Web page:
Tuesday, 23 July 2019

Disturbing Facts (3) Fake News

Fake News

Where do these magazines get these stories from?

They pick their way through local newspaper stories and reports from around the world, looking specifically for stories of horrific killings by males. against women or children.  It doesn't matter if the story is an old one - these magazines are not newspapers.

Women's magazine Tale a Break
pays up to £2,000 for a story. 
They may listen to you,
but they'll be the ones to decide
what goes in your story

If the see a story in a local paper about violence inflicted by men on women, they contact the victim and offer them money to allow them to write it again and publish it.

They also offer hard cash on their websites for other such stories.  

And sometimes, the person who actually sells their story to these magazines discovered to their horror that the magazine will put their own spin on the story, depicting their loved ones in quite a different way.   The social network NetMums.co.uk carried this cry for help from one such exploited person who submitted their story to one of these national magazines (from April 2011) only to see a completely different story published that the one they submitted.  

She described it as "a negative, horrible, twisted, altered, nasty article (they) plastered about me. They even printed things that weren't said!  Nothing in the article was accurate!" 

She added.. "The magazine tricked me! they twisted the story and printed the total opposite and used pictures of my children! I didn't take a penny from them. How can they get away with doing this?"   She refused any payment for her story.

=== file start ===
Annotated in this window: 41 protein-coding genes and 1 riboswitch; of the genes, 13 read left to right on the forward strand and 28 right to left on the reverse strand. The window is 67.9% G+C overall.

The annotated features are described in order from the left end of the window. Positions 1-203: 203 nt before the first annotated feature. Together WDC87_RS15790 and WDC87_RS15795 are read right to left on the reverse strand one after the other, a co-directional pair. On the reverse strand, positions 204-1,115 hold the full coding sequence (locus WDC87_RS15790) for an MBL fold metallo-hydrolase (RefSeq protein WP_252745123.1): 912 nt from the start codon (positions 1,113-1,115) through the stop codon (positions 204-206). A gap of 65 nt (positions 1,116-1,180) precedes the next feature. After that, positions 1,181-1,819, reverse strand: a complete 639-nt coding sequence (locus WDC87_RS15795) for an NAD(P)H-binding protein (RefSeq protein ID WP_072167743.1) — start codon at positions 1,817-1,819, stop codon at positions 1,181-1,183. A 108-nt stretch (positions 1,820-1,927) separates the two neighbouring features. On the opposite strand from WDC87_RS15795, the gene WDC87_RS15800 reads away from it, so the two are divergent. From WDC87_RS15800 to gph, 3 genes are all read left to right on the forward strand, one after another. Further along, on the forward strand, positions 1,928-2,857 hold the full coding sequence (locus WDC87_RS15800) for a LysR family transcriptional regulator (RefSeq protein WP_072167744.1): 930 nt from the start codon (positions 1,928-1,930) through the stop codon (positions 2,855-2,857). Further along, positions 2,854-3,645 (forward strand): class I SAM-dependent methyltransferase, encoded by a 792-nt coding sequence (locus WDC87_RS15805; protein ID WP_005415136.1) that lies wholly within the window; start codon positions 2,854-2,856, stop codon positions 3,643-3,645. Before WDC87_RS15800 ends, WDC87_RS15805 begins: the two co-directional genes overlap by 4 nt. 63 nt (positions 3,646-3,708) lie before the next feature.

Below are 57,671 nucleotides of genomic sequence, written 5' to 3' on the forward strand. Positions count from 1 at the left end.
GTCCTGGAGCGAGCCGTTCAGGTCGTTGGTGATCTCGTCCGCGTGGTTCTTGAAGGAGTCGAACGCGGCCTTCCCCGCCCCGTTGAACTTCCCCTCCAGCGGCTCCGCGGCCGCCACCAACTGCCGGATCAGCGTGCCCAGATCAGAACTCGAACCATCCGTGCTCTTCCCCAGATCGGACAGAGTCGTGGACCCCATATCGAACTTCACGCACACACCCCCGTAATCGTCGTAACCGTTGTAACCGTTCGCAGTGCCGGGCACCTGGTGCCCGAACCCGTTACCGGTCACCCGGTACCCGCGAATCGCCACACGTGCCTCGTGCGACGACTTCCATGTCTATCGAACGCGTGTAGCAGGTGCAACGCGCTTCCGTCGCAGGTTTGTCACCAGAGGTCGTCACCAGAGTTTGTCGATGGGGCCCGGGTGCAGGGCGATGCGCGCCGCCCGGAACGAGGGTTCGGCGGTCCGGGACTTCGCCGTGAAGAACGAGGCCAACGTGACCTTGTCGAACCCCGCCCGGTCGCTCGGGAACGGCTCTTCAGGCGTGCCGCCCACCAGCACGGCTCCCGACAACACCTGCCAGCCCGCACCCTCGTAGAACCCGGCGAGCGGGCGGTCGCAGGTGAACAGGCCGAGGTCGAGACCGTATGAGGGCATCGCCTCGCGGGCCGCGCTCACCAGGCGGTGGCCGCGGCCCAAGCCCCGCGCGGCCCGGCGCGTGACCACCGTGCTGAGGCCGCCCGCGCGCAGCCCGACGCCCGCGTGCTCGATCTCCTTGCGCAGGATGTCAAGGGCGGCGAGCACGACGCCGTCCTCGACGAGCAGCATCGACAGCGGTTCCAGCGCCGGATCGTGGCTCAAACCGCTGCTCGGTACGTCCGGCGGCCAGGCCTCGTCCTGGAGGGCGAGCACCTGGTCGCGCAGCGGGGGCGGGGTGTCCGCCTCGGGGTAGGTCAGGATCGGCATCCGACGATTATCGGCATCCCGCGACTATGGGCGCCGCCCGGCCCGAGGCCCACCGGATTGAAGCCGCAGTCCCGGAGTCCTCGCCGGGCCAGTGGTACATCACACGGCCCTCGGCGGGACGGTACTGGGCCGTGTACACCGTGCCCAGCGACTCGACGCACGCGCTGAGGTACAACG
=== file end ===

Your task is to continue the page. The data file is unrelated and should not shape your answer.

See here for more information on this story.

"Chat Magazine" faked a murder photo.

All these chat magazines claim that their stories and accompanying photos are "100% True" and "Real-Life".  The Press Complaints Commission didn't agree when it said that Chat magazine breached the code of practice twice after staging a photograph of a murder victim, which you can read here.  

In 2007, Chat Magazine had carried a photo claiming it was a woman's corpse wrapped up in black bin liners. This turned out to be faked. The victim’s step-father complained to the commission saying the photo "had caused considerable distress to the family" and adding that "one family member had believed that it was actually the victim."

The commission was also concerned that the fake photo was published close to the anniversary of the victim’s death showing "a total disregard for the family of the dead woman" by the magazine.  It was found in breach of clause 5 (intrusion into grief and shock) of the code.

More trouble with Press Complaints Commission for "That's Life".

That's Life - Make Money off a Murder

  • In April 2013, "That’s Life" was censured by Ipso’s predecessor, the Press Complaints Commission, for breaching the code by paying the sister of a murderer for her story, ruling that she had directly benefited from her brother’s crime.  iMediaEthics covered that ruling, which found that "That’s Life" essentially let the family make money off of a murder.  More here.